PORTRUSH, Northern Ireland (Reuters) - Shane Lowry described his British Open win on Sunday as like an “out of body experience” and for once the cliché of victory being “unbelievable” appeared utterly sincere.
As his closest opponent, England’s Tommy Fleetwood, put it, Lowry had “controlled” the final round at Royal Portrush and he did so despite the pressure, the wild weather and his own history.
Three years ago, he had blown a four stroke lead in the final round of the U.S. Open at Oakmont but if that memory haunted him, he showed no signs of it, with his controlled and efficient one-over final round of 72, securing a six-stroke win over Fleetwood.
“I had to fight to the bitter end today, and that’s what helped me — that’s where I struggled in Oakmont,” said Lowry.
“I always said after Oakmont, if I could have got the last four holes back, I’d give anything to be standing on the 14th fairway again.
“So I knew today that I was going to have to fight to the very end, and I did.”
If Oakmont seems a long time ago, even more recent traumas can now be packed away in the box labelled ‘learning experience’.
At last year’s Open Championship at Carnoustie, Lowry shot an awful 74, fired his caddy on the spot and then missed the cut.
“I sat in the car park in Carnoustie on Thursday, almost a year ago right to this week and I cried. Golf wasn’t my friend at the time, it was something that become very stressful and it was weighing on me and I just didn’t like doing it. And, look, what a difference a year makes, I suppose,” he said.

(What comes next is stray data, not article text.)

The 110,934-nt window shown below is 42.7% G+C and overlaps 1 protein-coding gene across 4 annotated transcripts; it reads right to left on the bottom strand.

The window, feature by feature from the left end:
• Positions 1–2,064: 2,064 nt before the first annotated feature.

“But that just shows how fickle golf is. Golf is a weird sport and you never know what’s around the corner. That’s why you need to remind yourself, and you need other people there to remind you. You need to fight through the bad times.”
The burly, bearded Irishman has clearly been gifted with a talent for the sport and with an engaging personality that won over all who witnessed him at Portrush — none more so than the fans who raced on to the fairways and rushed to the galleries to share his moment of glory.
But one suspects he hasn’t always been blessed with the self-belief that some in golf are fortunate to possess.
“I didn’t even know going out this morning if I was good enough to win a major. I knew I was able to put a few days together. I knew I was able to play the golf course. I just went out there and tried to give my best. And look, I’m here now, a major champion. I can’t believe I’m saying it, to be honest,” he said.
“I think the people around me really believed that I could, which helped me an awful lot. So I suppose when the people around you really believe in you, it helps you an awful lot.”
Lowry was careful to avoid getting entangled in some of the grand narratives about Irish history and identity that always run the risk of upsetting or alienating someone.
But when it comes to the history of Irish golf, Lowry now has his place among the greats and he takes his place alongside fellow Open winner and countryman Padraig Harrington.
“I’m Irish. I grew up holing putts back home to win The Open. It was always The Open, wasn’t it? I watched Paddy win his two Opens,” he said.
“To have him there on the 18th... like you go into Paddy’s house and the Claret Jug is sitting on the kitchen table, and I’m going to have one on my kitchen table, as well. I said that to him, as well, that’s going to be quite nice.”
Reporting by Simon Evans; Editing by Christian Radnedge